The past is a great place to visit every once in a while. I personally make frequent trips through time picking up odd bits of music, fashion tips and movies. I am not the only one who does this, writers, artists and even filmmakers also like to get nostalgic for a period. I have seen horror films return to the 1980s, I have seen crime stories go back to the 1940s and I have seen crime films return to the 1970s. So is the case with 1998's Ronin, a movie directed by John Frankenheimer, the man behind the captivating 1960s classic spy thriller The Manchurian Candidate. So, is Ronin a pleasant throwback to the crime thrillers of old or, like most of the stuff that has been forgotten with the passage of time, is it better left back in the past.
Set in France, IRA member Deirdre assembles an international crew of career criminals, including Vincent and Sam, an American. These criminals are hired to steal a briefcase from an unknown party who wishes to sell the contents to Russian agents. However, thanks to some double crosses from treacherous teammates and less than forthcoming management, a simple snatch and grab becomes something a lot more complicated.
Ronin is going to be a hard film to talk about because in my eyes it is not just one film, rather it is more like two films that are connected by a double cross. One of these films is a tight crime caper about a job to steal a briefcase, while the other is a slightly baggy story about the IRA and with so many twists and turns it feels more like a maze than a film.
I really liked the briefcase half of Ronin. It has a great premise and a wonderfully slow build up to the climactic point at which the criminals enact the plan that we have spent the first hour watching come together. We see every second of the crew planning the job and, instead of flashily edited sequences a la Oceans 11, a lot of our time is spent during the quieter moments of downtime, as the crew wait in crummy hotels for the go ahead. As a film made in 1998, it does feel remarkably like the first part of 1955's Rififi, with that slower pace and methodical approach to crime.
However, seeing as this is 1998 we have turned the action up to 11. The setting is continental Europe and you are making a car chase movie. If you know the set up to any French town, you know that you will come across problems in filming fast paced action set pieces in the tiny, windy streets of Nice. This is Ronin's bread and butter, and the crew have given us some of the best car chases I have ever seen and they do it within the tightest of constraints. Perhaps the cramped space makes the action seem faster and more dangerous, but one cannot argue with the technical mastery needed in creating coherent and exciting sequences in those almost unnavigable roads.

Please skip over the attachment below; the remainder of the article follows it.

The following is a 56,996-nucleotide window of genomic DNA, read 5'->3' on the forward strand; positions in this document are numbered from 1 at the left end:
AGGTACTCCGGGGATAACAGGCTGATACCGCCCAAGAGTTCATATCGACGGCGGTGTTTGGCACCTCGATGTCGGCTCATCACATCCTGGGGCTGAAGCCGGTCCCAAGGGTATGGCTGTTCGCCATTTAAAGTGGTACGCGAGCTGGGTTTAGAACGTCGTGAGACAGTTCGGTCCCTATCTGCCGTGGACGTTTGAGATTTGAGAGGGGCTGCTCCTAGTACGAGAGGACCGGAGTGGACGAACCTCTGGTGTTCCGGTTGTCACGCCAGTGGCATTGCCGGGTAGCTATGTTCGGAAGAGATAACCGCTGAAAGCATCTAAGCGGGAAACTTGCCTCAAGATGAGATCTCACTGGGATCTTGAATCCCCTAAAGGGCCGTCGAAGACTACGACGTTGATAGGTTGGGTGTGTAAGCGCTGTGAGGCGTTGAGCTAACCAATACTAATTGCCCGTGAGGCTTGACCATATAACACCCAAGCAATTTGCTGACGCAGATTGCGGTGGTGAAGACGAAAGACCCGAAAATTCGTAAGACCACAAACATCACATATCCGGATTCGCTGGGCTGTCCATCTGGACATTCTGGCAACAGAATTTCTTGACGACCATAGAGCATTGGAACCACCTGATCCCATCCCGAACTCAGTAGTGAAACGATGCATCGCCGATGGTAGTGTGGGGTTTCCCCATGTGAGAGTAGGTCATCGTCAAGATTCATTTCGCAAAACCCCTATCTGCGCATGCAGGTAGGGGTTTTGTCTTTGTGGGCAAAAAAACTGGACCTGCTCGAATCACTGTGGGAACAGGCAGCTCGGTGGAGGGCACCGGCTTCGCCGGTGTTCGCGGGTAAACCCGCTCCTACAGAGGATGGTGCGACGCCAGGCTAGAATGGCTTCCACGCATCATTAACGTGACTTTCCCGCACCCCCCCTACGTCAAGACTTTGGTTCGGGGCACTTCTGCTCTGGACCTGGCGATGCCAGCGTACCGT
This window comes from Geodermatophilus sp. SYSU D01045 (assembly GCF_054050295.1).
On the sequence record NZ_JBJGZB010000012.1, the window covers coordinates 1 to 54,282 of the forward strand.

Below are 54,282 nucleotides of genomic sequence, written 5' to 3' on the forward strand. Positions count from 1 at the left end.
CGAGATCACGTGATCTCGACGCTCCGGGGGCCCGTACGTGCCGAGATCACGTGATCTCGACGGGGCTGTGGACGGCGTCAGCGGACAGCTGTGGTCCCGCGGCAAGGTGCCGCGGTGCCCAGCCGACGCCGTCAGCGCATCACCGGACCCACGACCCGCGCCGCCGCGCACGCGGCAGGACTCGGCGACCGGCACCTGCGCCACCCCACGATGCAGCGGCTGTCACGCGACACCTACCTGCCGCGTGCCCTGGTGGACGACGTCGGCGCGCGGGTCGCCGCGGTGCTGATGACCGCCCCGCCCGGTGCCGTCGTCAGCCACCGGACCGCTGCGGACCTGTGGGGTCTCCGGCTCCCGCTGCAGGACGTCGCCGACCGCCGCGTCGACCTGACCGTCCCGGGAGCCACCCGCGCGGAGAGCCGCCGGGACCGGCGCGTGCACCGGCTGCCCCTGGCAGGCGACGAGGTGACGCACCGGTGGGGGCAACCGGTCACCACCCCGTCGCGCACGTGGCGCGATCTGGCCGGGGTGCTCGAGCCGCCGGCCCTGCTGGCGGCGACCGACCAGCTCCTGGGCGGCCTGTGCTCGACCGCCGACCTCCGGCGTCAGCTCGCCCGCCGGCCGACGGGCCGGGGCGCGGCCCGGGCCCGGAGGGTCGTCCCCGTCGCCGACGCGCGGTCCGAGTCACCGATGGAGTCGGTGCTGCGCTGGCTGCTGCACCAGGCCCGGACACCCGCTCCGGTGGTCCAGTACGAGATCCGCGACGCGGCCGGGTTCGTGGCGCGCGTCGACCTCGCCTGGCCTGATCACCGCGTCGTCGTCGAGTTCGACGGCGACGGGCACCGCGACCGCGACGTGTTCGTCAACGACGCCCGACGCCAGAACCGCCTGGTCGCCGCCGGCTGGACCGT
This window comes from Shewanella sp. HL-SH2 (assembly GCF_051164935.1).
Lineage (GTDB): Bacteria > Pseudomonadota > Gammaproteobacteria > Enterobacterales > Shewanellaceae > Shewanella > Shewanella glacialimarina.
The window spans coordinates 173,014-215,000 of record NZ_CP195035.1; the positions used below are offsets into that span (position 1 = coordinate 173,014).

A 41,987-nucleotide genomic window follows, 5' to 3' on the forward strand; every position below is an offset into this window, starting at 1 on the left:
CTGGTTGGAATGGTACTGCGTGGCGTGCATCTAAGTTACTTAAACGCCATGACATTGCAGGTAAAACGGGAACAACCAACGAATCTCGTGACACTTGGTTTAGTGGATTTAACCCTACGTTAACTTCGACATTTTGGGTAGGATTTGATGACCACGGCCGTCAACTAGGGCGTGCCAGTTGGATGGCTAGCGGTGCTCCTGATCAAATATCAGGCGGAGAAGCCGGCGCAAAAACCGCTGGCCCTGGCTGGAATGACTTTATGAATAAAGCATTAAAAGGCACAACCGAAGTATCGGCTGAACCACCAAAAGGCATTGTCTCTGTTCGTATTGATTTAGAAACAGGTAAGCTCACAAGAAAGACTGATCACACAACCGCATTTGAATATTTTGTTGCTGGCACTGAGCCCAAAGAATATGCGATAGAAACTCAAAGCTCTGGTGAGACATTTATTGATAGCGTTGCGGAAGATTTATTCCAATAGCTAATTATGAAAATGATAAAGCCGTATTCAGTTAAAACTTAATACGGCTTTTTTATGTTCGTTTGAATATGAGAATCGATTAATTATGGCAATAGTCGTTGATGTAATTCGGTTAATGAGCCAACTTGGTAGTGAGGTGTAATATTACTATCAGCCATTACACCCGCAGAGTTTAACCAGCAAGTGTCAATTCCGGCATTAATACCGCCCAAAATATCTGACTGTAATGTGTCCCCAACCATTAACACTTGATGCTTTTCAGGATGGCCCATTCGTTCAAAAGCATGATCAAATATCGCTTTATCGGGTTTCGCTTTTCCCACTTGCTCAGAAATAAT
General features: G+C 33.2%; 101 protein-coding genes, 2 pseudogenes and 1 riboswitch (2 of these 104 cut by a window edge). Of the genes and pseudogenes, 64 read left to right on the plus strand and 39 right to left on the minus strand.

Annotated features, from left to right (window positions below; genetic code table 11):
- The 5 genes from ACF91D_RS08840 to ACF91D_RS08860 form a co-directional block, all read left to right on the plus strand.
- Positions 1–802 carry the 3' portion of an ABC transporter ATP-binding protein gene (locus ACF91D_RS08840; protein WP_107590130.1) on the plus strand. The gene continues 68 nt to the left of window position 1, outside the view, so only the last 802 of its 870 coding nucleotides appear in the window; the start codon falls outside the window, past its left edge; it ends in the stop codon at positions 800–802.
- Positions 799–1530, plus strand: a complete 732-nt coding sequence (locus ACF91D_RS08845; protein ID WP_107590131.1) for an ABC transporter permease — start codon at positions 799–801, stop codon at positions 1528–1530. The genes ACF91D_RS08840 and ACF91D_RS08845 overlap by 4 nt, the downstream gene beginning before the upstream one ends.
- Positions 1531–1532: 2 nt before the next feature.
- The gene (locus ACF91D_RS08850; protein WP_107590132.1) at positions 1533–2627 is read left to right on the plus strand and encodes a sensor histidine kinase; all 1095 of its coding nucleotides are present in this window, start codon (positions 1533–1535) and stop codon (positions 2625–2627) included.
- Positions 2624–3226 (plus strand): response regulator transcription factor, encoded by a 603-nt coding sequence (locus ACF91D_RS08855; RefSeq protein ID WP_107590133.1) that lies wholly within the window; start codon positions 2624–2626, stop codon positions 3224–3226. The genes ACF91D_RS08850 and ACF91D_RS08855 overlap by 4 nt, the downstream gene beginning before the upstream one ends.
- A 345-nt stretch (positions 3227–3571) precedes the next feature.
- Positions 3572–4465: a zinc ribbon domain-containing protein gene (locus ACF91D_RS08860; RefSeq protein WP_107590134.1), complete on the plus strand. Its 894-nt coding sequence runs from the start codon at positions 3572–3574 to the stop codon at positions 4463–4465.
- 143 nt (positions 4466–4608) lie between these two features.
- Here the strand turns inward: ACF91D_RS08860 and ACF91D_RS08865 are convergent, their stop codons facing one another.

The slow pace planning followed by bursts of fast action in tight spaces all fits with a tone that is gritty and dower. The film opens with a definition of Ronin, masterless samurai hiring themselves out as mercenaries, linking our cast with these drifters. It is mainly set in claustrophobic, dilapidated French hotels, tight alleyways and rain soaked streets. The cinematography shines through thanks to the 1080p presentation performed by Arrow Video with the supervision of the film’s cinematographer, Robert Fraisse. With this 2.35:1 aspect ration the images and composition can truly sing especially seeing that there are no issues with the disc. The audio is similarly well mastered with a 5.1 DTS surround soundtrack that make the action sequences all the more engaging.
The tone and plot are helped wonderfully by well-acted characters; Robert De Niro and Jean Reno are entirely believable and likeable as two mercenary criminals. It is their friendship that runs through the film that kept me invested in their plans to get whatever was in that briefcase. De Niro's Sam is methodical and practical; he is also a quite individual, a professional trying to do a job. While others say that Sam has no real meat as a character, I think that De Niro fills out Sam’s bones with some great character work making an audience side with him instantly. The same can be said of Reno's Vincent and watching the two play off each other is remarkably entertaining.
The rest of the cast is similarly great. Sean Bean has a brief but memorable part as a loose cannon munitions man, Stellan Skarsgård is ice cold as Gregor, the computer guy, and Natascha McElhone is an enigma as Deirdre, an IRA member trying to organise the job to get the briefcase.
However, it is when Ronin gets into the second part that it started to lose me. That is not to say that the second half was bad, it just lost the focus that the first had. We still have great characters and a wonderful look to the film, but there is too much obvious philosophical pondering and the story loses track of the double crosses and different agendas.
When you have finished watching this film, you have another film’s worth of extras to keep you entertained, however, with interviews, behind-the-scenes featurettes and director’s commentary. Furthermore, the disc that contains the film and the copious amounts of extras is a well-made one, with Arrow’s signature menu layout and ease of use.
Ronin is not a great movie, but it is a well-made piece of film that has a great look and tone, a wonderful cast and some of the best car chases in movie history. These aspects are enhanced by a great transfer done by the crew over at Arrow Video and they include tons of extras to keep avid movie buffs like me entertained for hours and hours.